Thickening tip: if you like okra, considering adding some to your soup. Okra when cooked is mucilaginous, and will help lend a thick mouth-feel to your soups. And, it’s solidly on the list of ingredients you may use!
- For heartiness, you can use beans, and chunks of potatoes;
- For giving body to the broth, you can add okra or cubes of winter squash such as butternut (but NOT summer squash or zucchini);
For a fuller discussion of ways to “cheat” and safely “thicken” the soup, safely, see: How to thicken your home-canned soups.
Any meat should be cooked first until tender (you can sear chunks of beef, pork, lamb, etc first for flavour and colour if you like but do not dredge the meat in flour.) Remove all bones from the meat before using in the soup. Meat should be in small cubes (it’s not defined exactly how small.)
All root vegetables must be peeled, to reduce bacterial load. All vegetables should be blanched first, as you would for a hot pack canning with them. The NCHFP says, “Each vegetable should be selected, washed, prepared and cooked as you would for canning a ‘hot pack’ according to USDA directions.” 7
Exception for dried beans
Summary: The full canning prep for canning dried beans would normally be rehydration, then a 30 minute boil. But for the soup, you don’t do the 30 minute boil.
Any dried beans or dried peas must be fully rehydrated first otherwise they will absorb the water in the jar and severely affect heat penetration.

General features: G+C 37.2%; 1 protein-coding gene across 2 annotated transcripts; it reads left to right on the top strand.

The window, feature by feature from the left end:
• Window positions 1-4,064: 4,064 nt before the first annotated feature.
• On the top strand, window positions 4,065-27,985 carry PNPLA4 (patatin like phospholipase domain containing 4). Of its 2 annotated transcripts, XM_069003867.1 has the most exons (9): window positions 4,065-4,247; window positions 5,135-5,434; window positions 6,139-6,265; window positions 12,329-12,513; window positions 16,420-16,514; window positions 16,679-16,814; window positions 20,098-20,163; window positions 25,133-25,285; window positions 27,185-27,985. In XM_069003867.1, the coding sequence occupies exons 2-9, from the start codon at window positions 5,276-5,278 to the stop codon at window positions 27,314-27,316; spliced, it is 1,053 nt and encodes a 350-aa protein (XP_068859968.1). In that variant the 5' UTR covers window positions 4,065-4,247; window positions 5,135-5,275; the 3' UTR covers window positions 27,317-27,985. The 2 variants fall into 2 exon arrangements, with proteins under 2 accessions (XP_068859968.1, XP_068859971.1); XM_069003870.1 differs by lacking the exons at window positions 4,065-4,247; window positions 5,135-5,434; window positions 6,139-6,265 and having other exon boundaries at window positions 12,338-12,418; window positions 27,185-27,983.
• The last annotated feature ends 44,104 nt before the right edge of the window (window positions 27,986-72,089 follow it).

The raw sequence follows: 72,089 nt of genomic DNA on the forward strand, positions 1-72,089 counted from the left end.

To quick rehydrate beans: put in a pot 1 part beans to 3 parts water. Bring to a boil, let boil for 2 minutes, remove from heat, let stand for an hour. Bring back to a boil, then drain. They are now ready to add to your soup mixture for canning. You don’t then boil them for 30 minutes, as you would for canning on their own.
The USDA says, ” For each cup of dried beans or peas, add 3 cups of water, boil 2 minutes, remove from heat, soak 1 hour, and heat to boil; drain.”8 That’s it for the soup mixture.
So, for these soup directions, just rehydrate dried beans according to USDA instructions, and skip the 30 minute boil after that. They will be cooked plenty during the processing in the jar half full of liquid.
Some sample “free-range recipes
If you’re unsure of how to start making up a soup from scratch, while following the guidelines, Sarah Lewis at the University of Alaska has come up with three great sample recipes following the USDA’s “your choice” guidelines 9 :
- Classic Chicken Soup;
- Venison (or Beef) Stew;
- Chowder Base.
You can access the recipes in a free PDF at the UAF Cooperative Extension site.
Even some of the “safe canning police” people allow themselves, it appears, the following exception to the rules: while the USDA rule is 60 minutes per 1/2 litre (US pint) and 75 minutes per litre (US quart) with jars half full of solids, they say that you can go over half if you switch to meat processing times: 75 minutes per 1/2 litre (US pint) and 90 minutes per litre (US quart).
When we asked these people their source authorizing this practice, we were told “Accepted practice.”
Then, there is this advice from Penn State: